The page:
Trish Martin, speaking on behalf of Trinity Episcopal Church, said, “It would indeed be a disgrace to have Mackinac Island become merely a plastic, pseudo- Victorian resort community with fake historic buildings, not to mention losing its historic landmark status and its draw for many visitors who travel to see it each year.”
The late contractor Jim Francis, noted Mike Hart, supported craftsmen on the Island for two generations, “doing what we now call historic preservation, but then it was simply called maintenance, repair, and replacement. A crew could go into a structure that had barely one right angle in it, bring it to standards, and leave with not one right angle in it yet, because a craftsman knew how to do it,” he said.
Councilman Armin Porter agreed, noting that in the remodeling of his 160-year-old home on the Island, “the level is the least used tool.”
Mr. Hart also noted that Mackinac Island doesn’t just belong to the city, but to all of the state.
“Mackinac Island is recognized as the jewel and crown in Michigan’s now-second-largest industry. Should we, locally, be seen as unable or unwilling to protect that state treasure,” he said, “consequences none of us would like to see would evolve.”
In addition to about 30 new letters submitted, others to support adoption of the districts at the hearing were Robin Dorman, Kent Weber, and Claire Dunnigan, a college student, who told the city council that local historic preservation districts would allow the community to pass its historic assets to future generations.
Business owner Steve Moskwa, who served on the Historic District Study Committee, which inventoried the historic resources and, in October, recommended the city adopt the two proposed downtown historic districts, said that, while he believes the overall concept of historic districts and historical significance is important, he has reservations about adoption without further education, exploration of incentives to alleviate the economic burden from property owners, and inclusion of Grand Hotel and other excluded structures. He said downtown property owners have not been convinced that historic districts will work to their advantage.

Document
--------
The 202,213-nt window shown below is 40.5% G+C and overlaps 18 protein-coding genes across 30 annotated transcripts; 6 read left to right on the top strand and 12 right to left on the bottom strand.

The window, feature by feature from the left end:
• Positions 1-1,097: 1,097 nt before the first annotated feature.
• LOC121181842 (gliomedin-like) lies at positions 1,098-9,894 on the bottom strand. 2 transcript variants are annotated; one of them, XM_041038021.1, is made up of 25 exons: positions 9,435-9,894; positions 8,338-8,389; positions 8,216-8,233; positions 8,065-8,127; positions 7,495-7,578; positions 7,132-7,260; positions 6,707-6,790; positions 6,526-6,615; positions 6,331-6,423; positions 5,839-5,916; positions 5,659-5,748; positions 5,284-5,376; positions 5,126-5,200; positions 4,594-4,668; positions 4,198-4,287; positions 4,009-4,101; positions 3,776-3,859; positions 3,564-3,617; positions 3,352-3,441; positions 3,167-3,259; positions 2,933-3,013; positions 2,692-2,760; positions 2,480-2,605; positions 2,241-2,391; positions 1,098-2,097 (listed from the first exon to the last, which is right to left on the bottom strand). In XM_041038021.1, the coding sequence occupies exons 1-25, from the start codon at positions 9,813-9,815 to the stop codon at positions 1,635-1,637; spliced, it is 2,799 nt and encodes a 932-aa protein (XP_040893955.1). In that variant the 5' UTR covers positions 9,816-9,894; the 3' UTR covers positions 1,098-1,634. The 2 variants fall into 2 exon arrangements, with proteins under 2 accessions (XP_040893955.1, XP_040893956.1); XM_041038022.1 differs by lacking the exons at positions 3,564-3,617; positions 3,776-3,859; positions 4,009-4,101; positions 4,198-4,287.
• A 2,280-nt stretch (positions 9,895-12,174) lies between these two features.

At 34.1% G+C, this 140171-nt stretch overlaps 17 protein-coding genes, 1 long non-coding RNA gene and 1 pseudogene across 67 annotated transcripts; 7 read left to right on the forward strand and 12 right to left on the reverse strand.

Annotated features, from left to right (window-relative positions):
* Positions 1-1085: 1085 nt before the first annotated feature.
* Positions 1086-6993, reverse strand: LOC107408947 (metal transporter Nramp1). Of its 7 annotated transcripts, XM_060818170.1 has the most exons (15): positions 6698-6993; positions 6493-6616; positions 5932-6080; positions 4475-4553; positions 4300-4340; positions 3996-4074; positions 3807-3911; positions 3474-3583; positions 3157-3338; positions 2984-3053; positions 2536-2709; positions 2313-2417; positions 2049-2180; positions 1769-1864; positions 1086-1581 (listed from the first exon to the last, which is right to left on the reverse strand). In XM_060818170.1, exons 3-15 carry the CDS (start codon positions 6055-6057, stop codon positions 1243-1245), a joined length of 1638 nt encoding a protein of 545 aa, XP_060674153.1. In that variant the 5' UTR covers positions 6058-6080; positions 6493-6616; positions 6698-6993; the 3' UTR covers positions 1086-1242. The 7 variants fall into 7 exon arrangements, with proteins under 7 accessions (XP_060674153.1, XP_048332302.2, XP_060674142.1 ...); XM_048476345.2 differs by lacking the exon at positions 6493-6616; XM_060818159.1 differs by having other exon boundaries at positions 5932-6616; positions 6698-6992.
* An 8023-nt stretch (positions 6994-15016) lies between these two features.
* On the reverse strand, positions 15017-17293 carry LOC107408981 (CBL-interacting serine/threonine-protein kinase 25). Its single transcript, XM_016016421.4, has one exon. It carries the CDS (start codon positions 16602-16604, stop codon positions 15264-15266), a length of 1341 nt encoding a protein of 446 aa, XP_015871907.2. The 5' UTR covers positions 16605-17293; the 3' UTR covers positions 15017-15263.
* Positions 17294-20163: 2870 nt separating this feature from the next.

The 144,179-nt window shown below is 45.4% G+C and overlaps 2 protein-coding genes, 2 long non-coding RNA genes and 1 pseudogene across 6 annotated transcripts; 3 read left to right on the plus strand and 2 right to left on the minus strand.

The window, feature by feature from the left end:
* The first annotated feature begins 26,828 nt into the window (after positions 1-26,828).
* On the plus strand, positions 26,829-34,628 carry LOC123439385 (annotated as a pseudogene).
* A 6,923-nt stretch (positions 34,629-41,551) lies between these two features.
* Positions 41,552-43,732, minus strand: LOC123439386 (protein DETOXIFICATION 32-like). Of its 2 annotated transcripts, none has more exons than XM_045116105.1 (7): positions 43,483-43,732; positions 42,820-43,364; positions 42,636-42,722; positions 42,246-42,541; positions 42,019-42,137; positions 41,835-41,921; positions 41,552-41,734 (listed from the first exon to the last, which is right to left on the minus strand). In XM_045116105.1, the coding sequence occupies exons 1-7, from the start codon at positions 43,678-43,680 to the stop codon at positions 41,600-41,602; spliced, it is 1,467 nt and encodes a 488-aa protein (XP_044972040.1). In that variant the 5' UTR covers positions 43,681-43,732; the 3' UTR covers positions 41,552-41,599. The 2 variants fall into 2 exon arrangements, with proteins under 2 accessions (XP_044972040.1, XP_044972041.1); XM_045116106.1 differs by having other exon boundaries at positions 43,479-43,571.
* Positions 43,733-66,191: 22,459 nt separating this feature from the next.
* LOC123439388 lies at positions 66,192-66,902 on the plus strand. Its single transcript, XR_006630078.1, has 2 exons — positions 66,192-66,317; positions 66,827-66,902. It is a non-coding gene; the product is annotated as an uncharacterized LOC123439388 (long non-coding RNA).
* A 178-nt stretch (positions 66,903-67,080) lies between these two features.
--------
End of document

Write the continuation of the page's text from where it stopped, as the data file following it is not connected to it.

“I think that the people downtown that are property owners have to buy into a historic district,” he said, “and I think there should be more work done to explain the significance to them or the benefits to them.”
Many of the downtown buildings that would be protected, he noted, “were built in a hurry,” without the benefit of today’s building codes.
“Many of them are difficult to save,” he said. “And I understand that one of the main reasons that people want to pass the historic district is because there is the demolition part of the ordinance, which is important, I acknowledge that. But for many people, there is a very real possibility their property value will go down.”
Some of the buildings, he noted, were not built to withstand the elements of time. “Most of these buildings are 100 years old. It’s not cheap or easy to maintain them, especially in today’s economic conditions,” he said.
He and Amanda Reintjes disagreed about whether property values would increase or decrease under historic preservation, she testifying that such values have been shown in long-term Michigan studies to go up 10% to 20%.
Council members did not speak for or against the districts, except by their votes. Alderman Jason St. Onge noted his belief in the individual rights of property owners, but, in citing his rationale for voting in favor of the districts, echoed Ms. Reintjes’ contention that historic buildings are unique and that, once they disappear, they are gone forever, while the legislation to create the districts could be amended in the future, if necessary.
Mayor Doud noted that her family has shown, by example, that it favors historic preservation in its care of Windermere Hotel and maintenance of Windermere Point for public view of the water.
Mr. Bloswick’s lone vote against the two proposals was countered by council members Sam Barnwell, Anneke Myers, Armin Porter, Jason St. Onge, and Dan Musser III, who voted to create the districts.
“It was a historic meeting,” quipped Iroquois Hotel owner Margaret McIntire.